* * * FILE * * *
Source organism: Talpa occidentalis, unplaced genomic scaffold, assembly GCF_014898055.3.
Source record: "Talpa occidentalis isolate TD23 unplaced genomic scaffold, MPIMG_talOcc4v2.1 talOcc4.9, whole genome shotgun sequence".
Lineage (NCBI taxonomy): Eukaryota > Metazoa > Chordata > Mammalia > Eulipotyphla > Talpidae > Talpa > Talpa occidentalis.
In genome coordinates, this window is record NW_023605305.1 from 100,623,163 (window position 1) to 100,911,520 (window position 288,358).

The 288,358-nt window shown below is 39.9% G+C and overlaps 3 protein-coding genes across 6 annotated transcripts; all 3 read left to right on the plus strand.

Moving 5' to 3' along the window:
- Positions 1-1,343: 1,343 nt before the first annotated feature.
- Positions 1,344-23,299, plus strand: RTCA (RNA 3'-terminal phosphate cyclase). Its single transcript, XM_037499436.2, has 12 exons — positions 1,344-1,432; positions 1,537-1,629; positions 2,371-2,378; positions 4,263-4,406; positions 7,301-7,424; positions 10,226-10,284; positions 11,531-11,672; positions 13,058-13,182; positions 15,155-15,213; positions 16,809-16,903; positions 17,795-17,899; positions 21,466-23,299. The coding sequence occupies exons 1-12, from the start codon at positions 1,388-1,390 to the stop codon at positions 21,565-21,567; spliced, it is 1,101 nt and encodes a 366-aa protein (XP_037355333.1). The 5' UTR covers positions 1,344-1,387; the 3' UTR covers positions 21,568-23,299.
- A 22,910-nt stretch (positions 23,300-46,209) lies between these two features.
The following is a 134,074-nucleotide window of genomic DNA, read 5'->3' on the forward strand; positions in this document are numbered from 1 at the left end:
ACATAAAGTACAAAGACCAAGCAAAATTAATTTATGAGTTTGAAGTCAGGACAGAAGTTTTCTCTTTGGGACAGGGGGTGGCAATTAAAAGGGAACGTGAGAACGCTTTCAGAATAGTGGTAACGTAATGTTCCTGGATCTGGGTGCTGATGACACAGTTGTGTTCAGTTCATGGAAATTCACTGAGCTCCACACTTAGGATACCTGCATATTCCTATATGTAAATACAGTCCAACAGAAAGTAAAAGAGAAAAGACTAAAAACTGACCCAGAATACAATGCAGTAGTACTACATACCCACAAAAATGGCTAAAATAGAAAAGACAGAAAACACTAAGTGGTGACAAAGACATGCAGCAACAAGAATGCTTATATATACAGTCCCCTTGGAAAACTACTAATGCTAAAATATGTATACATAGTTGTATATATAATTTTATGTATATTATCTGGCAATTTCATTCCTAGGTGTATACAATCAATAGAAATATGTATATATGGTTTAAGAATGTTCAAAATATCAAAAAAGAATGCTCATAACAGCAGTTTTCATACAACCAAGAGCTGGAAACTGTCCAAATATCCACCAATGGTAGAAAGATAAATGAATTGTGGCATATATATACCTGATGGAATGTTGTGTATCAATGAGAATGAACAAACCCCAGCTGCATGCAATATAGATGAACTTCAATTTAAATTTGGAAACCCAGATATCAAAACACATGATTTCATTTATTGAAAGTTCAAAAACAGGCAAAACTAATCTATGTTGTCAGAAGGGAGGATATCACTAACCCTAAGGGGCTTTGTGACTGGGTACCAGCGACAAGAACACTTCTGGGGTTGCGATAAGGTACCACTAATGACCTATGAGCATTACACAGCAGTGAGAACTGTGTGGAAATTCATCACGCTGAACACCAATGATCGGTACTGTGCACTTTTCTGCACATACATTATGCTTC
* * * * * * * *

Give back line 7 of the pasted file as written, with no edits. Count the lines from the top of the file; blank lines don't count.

- Positions 1-1,343: 1,343 nt before the first annotated feature.